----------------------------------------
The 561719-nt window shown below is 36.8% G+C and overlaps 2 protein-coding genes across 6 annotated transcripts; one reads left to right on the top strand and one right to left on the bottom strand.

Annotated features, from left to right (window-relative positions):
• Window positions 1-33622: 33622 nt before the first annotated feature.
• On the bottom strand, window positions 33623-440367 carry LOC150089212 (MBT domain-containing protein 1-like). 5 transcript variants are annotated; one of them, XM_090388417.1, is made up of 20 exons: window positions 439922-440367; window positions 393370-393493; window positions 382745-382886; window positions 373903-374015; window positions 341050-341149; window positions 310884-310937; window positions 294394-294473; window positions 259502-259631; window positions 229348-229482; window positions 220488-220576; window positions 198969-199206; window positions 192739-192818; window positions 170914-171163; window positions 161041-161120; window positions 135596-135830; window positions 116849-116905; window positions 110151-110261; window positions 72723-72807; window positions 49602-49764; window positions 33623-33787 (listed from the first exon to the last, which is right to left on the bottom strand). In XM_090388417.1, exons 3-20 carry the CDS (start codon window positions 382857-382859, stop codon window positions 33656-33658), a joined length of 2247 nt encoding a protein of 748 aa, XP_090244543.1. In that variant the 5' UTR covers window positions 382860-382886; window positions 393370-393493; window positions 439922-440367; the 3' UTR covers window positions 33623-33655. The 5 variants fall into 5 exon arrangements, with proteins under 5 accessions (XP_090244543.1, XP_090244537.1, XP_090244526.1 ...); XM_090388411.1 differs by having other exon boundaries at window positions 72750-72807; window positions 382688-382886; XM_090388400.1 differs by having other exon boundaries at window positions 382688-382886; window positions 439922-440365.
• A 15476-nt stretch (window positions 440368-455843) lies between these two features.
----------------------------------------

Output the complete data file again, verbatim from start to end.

The 561719-nt window shown below is 36.8% G+C and overlaps 2 protein-coding genes across 6 annotated transcripts; one reads left to right on the top strand and one right to left on the bottom strand.

Annotated features, from left to right (window-relative positions):
• Window positions 1-33622: 33622 nt before the first annotated feature.
• On the bottom strand, window positions 33623-440367 carry LOC150089212 (MBT domain-containing protein 1-like). 5 transcript variants are annotated; one of them, XM_090388417.1, is made up of 20 exons: window positions 439922-440367; window positions 393370-393493; window positions 382745-382886; window positions 373903-374015; window positions 341050-341149; window positions 310884-310937; window positions 294394-294473; window positions 259502-259631; window positions 229348-229482; window positions 220488-220576; window positions 198969-199206; window positions 192739-192818; window positions 170914-171163; window positions 161041-161120; window positions 135596-135830; window positions 116849-116905; window positions 110151-110261; window positions 72723-72807; window positions 49602-49764; window positions 33623-33787 (listed from the first exon to the last, which is right to left on the bottom strand). In XM_090388417.1, exons 3-20 carry the CDS (start codon window positions 382857-382859, stop codon window positions 33656-33658), a joined length of 2247 nt encoding a protein of 748 aa, XP_090244543.1. In that variant the 5' UTR covers window positions 382860-382886; window positions 393370-393493; window positions 439922-440367; the 3' UTR covers window positions 33623-33655. The 5 variants fall into 5 exon arrangements, with proteins under 5 accessions (XP_090244543.1, XP_090244537.1, XP_090244526.1 ...); XM_090388411.1 differs by having other exon boundaries at window positions 72750-72807; window positions 382688-382886; XM_090388400.1 differs by having other exon boundaries at window positions 382688-382886; window positions 439922-440365.
• A 15476-nt stretch (window positions 440368-455843) lies between these two features.